Water lily genome sheds light on evolution of all flowering plants

Researchers have unravelled the genome of water lily — Nymphaea colorata — and have also revealed the activity pattern of its genes, findings that have helped shed light on the early evolution of all flowering plants.
The scientists, including those from Pennsylvania State University (Penn State) in the US, identified 14 chromosomes and more than 31 thousand protein-coding genes in the water plant.
“Water lilies have been an inspiration to artists like Claude Monet because of their beauty and important to scientists because of their position near the base of the evolutionary tree of all flowering plants,” said Hong Ma study co-author, and a professor of biology at Penn State.
“I previously contributed to the sequencing and analysis of the genome of Amborella, which represents the earliest branch to separate from other flowering plants, but Amborella lacks big showy colorful flowers and attractive floral scent, both of which serve to attract pollinators in most groups of flowering plants. We were interested in the water lily genome to help us understand how these traits evolved,” Ma added.
The study, published in the Journal Nature, compared the water lily genome to those of Amborella, other angiosperms, and several gymnosperms — the group of seed-bearing plants that do not produce flowers.
Based on the study, the researchers confirmed the position of Amborella, which shares some characteristics with the gymnosperms, as the earliest of currently living angiosperms to separate from other flowering plants.
Water lilies, they said, were the next branch to diverge from a third branch, and a fourth very large group called the mesangiosperms, which contains over 99 per cent of all living flowering plants.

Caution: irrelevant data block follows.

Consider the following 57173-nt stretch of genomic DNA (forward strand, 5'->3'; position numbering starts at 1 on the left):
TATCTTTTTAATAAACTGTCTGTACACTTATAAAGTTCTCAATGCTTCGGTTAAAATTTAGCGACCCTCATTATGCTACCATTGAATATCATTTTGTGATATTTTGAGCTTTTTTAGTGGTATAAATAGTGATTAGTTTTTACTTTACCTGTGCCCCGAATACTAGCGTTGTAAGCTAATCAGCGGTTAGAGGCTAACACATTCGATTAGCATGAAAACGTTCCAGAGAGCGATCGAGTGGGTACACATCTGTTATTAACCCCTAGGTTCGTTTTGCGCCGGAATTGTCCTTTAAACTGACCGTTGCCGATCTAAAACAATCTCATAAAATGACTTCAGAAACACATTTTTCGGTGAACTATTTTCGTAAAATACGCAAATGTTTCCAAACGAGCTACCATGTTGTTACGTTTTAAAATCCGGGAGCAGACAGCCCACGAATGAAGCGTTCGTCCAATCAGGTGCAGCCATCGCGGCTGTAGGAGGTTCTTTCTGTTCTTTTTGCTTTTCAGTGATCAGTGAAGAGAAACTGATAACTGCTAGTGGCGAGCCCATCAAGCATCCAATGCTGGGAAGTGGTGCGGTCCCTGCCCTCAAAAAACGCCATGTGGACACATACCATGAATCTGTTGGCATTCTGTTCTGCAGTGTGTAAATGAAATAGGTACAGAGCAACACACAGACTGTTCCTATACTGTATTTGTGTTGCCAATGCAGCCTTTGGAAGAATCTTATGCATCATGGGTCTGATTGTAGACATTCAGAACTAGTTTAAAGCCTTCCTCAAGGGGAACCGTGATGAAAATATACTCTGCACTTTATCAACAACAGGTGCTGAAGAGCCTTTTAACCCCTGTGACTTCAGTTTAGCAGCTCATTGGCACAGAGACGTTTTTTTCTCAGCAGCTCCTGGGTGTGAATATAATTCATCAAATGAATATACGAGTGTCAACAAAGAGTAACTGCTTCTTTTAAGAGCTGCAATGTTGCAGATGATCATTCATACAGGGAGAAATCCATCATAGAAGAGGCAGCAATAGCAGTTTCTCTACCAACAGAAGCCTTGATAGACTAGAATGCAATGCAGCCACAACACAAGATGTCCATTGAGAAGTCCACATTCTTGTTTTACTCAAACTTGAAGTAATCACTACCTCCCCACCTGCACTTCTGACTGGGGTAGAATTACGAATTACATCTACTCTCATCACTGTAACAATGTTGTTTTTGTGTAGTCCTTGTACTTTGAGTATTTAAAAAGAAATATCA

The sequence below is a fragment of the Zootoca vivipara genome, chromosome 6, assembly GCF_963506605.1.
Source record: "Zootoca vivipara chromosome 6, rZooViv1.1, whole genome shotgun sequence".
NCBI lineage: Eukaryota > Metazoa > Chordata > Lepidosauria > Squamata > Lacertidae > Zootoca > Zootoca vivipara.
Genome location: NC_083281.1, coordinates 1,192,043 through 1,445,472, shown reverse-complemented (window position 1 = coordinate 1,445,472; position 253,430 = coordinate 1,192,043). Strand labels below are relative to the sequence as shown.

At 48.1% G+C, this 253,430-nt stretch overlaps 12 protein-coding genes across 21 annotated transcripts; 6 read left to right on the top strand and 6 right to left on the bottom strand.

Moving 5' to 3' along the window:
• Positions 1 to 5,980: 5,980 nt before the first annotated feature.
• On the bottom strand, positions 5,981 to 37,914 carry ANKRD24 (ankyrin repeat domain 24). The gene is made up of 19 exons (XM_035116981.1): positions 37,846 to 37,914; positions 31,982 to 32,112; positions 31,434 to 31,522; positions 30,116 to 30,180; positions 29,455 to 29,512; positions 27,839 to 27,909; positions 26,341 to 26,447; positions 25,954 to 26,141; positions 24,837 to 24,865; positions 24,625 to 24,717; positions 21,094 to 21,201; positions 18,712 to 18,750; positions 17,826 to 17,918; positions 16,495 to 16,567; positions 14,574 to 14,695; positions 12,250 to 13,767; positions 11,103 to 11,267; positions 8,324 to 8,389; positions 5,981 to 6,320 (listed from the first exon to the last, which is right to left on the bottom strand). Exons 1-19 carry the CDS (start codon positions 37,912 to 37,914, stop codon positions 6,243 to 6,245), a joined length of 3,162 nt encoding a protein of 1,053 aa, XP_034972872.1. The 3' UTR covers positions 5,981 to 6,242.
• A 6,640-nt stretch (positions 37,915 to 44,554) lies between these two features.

“If we make an analogy to mammalian evolution, Amborella has a similar position to that of the platypus and other egg-laying mammals. The platypus is a mammal because it feeds its young with milk, but it lays eggs like birds or reptiles,” Ma said.
He added that Amborella, like gymnosperms, has separate male and female plants, but the water lily has male and female reproductive parts within a single flower.
“This makes the water lily more similar to the vast majority of other flowering plants, so having the genomes of both Amborella and water lily can help us to better analyze the evolutionary transition from gymnosperms to angiosperms,” he explained.
The scientists also analysed the expression of genes involved in flower colour between two species of water lily, and identified important proteins responsible for blue petals.
“Having the water lily genome allows us to explore these important traits in flowering plants and especially among horticultural plants. It’s likely that brightly coloured flowers and floral scent evolved through an interaction with pollinators and such flowers are ultimately extremely important for the success of flowering plants,” Ma said. (PTI)

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